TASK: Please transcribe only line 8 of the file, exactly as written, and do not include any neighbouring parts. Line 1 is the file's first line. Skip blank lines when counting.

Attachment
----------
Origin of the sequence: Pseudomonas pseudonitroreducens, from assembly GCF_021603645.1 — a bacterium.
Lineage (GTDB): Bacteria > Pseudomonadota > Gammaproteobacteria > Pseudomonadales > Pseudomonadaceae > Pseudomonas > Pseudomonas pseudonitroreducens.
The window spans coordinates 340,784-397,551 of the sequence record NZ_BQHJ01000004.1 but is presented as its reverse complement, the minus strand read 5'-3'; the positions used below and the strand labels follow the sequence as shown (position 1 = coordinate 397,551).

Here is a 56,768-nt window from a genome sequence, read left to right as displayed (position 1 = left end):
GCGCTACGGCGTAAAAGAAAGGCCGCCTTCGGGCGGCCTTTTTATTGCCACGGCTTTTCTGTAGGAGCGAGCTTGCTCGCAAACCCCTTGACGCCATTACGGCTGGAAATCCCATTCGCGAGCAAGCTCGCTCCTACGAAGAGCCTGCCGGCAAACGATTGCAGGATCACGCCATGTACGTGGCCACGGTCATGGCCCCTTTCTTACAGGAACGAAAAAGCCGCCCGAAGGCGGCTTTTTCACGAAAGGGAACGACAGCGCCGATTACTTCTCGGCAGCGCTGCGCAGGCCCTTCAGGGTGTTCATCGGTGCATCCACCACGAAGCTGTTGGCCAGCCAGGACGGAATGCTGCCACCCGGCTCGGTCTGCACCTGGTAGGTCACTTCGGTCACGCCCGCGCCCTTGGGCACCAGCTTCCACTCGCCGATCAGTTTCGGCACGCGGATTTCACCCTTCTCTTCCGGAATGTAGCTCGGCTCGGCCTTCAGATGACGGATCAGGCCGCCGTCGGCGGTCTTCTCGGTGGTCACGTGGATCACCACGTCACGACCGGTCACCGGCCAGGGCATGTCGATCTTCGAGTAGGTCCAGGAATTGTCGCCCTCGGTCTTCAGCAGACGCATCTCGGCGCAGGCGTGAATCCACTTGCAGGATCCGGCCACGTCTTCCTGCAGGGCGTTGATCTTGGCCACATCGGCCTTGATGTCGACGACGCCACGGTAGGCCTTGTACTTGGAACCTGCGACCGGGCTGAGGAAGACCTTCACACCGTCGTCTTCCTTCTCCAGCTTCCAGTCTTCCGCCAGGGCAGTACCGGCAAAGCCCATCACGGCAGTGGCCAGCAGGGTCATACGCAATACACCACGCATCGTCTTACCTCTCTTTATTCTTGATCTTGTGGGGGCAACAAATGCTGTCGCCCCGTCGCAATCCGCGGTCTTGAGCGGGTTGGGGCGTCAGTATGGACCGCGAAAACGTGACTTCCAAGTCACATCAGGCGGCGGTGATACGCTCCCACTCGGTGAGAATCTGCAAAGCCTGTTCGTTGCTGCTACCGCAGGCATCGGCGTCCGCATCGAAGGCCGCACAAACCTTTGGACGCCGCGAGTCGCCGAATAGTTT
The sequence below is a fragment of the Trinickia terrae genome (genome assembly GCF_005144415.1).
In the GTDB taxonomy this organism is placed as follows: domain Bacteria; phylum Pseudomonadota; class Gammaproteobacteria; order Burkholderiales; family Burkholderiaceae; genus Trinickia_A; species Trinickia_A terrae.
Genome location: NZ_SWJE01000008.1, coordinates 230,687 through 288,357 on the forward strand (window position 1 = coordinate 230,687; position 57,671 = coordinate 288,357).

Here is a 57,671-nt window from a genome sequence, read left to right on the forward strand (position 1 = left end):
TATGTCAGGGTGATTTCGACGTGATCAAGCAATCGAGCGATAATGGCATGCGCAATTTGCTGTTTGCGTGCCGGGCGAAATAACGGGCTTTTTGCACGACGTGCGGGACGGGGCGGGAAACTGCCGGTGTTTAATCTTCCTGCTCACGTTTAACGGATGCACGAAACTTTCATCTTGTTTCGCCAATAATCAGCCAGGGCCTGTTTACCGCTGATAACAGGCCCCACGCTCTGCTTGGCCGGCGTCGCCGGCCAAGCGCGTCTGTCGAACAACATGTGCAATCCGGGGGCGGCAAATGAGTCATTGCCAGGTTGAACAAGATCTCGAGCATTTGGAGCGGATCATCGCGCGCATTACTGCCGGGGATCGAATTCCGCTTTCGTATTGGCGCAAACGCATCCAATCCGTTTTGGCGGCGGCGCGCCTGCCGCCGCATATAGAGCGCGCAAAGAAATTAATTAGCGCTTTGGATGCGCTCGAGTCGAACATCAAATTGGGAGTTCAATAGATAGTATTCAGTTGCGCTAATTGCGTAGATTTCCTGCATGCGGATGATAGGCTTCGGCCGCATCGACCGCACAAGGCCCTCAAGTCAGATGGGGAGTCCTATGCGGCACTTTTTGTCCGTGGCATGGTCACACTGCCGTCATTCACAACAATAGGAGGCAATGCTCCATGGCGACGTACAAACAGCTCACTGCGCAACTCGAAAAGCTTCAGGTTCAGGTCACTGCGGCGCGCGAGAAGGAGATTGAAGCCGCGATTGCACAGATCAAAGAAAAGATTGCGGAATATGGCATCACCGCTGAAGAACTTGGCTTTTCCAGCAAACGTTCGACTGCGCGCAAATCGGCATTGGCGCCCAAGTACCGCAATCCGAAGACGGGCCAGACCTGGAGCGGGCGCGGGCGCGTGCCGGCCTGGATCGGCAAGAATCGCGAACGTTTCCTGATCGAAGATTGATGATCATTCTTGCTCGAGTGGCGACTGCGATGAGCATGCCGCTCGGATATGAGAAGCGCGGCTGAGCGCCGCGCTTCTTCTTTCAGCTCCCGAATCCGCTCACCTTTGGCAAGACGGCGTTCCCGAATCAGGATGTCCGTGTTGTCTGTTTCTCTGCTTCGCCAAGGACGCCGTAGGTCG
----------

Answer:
Genome location: NZ_SWJE01000008.1, coordinates 230,687 through 288,357 on the forward strand (window position 1 = coordinate 230,687; position 57,671 = coordinate 288,357).